Given the post-Referendum efforts of the likes of Tony Abbott and News Ltd to roll back progress made in recent years to understand and appreciate Aboriginal history and culture, this story from just yesterday – well 1926 – should be salutary.

For then, the major intellectual institution in Sydney, the Australian Museum commissioned three Aboriginal figures to be sculpted by one of the leading artists of the day – Raynor Hoff – he of the Sydney War Memorial in Hyde Park. Justifying the work, Mr. Ernest Wunderlich, FRAS, President of the Board of Trustees of the Museum, told the Museum’s magazine, “It will not be many years before the aborigine in New South Wales and Victoria at least will be an entity of the past”. Somehow these scientists came up with a figure for 1924 of precisely 74 Aborigines surviving in Victoria – all without “the counting of natives” in a census, of course, thanks to the 1901 Constitution.

I suspect this number must have been based on those who were still not of mixed-race, for the article goes on to quote Dr Herbert Basedow, anthropologist, geologist, explorer and medical practitioner, whom the Australian Dictionary of Biography describes as “one of the few men of his time actively interested in recording traditional Aboriginal life”, authoring both a book, The Australian Aboriginal, and a 1500-word dictionary of the Aranda language.

“Every year the number of people who have seen the unsophisticated savage is dwindling. When l look back to the time of my first meeting with the tribes of central Australia, just twenty years ago, and compare the condition of then and now, I shudder to think how quickly the romance of aboriginal affairs, together with all the scientific treasures it encompassed, has vanished and is now irretrievably lost to the world. Bones, stone artefacts, and wooden implements will be in our Museums for ever, but the habits, laws, beliefs, and legends are doomed to rapid extinction”.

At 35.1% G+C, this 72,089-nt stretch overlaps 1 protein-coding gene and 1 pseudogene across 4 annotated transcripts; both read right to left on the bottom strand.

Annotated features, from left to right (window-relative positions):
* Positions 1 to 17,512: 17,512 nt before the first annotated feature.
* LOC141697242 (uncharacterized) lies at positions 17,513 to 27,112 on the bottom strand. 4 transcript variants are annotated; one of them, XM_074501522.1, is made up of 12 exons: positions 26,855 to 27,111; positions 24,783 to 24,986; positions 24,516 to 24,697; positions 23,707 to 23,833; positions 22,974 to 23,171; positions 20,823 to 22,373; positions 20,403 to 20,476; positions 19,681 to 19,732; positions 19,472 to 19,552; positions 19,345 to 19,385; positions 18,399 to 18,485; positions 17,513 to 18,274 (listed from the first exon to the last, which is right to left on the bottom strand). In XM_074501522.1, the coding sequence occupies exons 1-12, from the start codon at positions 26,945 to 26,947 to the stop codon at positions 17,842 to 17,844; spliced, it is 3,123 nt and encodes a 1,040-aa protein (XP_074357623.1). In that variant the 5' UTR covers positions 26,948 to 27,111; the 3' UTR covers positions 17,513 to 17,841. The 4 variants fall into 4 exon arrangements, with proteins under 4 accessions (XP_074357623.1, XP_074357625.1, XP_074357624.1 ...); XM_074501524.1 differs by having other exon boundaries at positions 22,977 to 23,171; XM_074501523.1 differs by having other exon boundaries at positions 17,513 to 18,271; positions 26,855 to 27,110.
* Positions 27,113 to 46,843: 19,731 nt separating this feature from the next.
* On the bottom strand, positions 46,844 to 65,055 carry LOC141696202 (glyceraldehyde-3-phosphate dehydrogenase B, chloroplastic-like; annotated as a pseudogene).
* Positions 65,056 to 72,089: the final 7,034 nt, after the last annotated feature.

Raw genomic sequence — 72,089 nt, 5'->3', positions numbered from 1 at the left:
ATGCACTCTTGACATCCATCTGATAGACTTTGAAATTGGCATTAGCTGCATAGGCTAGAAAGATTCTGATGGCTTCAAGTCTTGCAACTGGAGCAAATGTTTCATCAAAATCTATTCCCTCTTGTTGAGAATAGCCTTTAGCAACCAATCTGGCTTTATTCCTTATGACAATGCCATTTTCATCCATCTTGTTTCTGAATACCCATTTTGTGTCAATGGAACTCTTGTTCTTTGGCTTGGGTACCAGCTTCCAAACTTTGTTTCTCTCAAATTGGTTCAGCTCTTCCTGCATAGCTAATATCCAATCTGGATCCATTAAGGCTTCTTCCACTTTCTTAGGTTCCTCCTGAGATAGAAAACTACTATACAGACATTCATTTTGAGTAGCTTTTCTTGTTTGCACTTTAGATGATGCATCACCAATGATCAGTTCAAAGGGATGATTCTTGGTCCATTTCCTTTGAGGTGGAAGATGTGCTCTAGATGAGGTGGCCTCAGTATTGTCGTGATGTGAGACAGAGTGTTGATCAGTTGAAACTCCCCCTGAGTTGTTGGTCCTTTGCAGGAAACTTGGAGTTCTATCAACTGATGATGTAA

How very unscientifically assimilationist.

Weirdly, the Australian Museum was so proud of its sculptural efforts at the time that they even named the models for Hoff’s figures, having assured themselves that “the individuals were pure blood, and to the Aboriginal Protection Board and the Police Department of this State thanks are due for the valuable assistance rendered by them”.

How terrifying for “Yangar or Jimmy Clements, son of Gayan-Blouer-Galoom, the late King of Orange” to receive his call-up from the Police! “Jimmy is an old man, but well preserved”. He became the boomerang thrower. Equally disturbing for “Nellie Walker, a daughter of Geri-Bungul, and a native of Bombala, Monaro District, southern New South Wales”. And “the boy is Harold Marsh, aged nine years, who was born at Kinchela”, the notorious Aboriginal Boys Home, moving later to Brewarrina.

Since the statues were long-ago removed from the Australian Museum’s Bayala-Nura Gallery, you may well ask why all of this misery is in the news. Well the descendants of Nellie Walker got to know of her involvement and sought to give her memory some dignity. For, to be honest, Raynor Hoff made remarkably little effort to achieve ‘the noble savage’ in portraying her unkempt and stark naked – though a possum skin came to her rescue from the start it would seem.

So proud was her family of this resurrection that film director Daniel King has documented the process of clothing her more elegantly, and his film was shown at the recent Adelaide Film Festival. Her Name is Nanny Nellie features his mother Irene Nellie Ridgeway and gives his great, great grandmother a proper history, living for 67 years under the Aborigines Protection Board, loving and bearing three children, all of whom were taken away.

Attempts have been made to trace descendants of the other two statues’ models without success so far.

No news about other screenings for the film or about a public appearance for Geri-Bungul’s now-famous daughter. But we should appreciate how far we’ve come in the last century, and not retreat now at Mr Abbott’s behest.

And given the awfulness of the recent Referendum campaign, it seems right to add these comments from the National Association for the Visual Arts: “In a country in which First Nations artists – and in particular visual artists – contribute half a billion dollars to the Australian economy each year, there is a particular irony in the Referendum outcome. First Nations visual artists contribute directly to the identity of Australia globally in terms of culture, arts and tourism but have now formally been prohibited from having agency and representation over those contributions – as well as their own health, social justice, education and other facets of life”.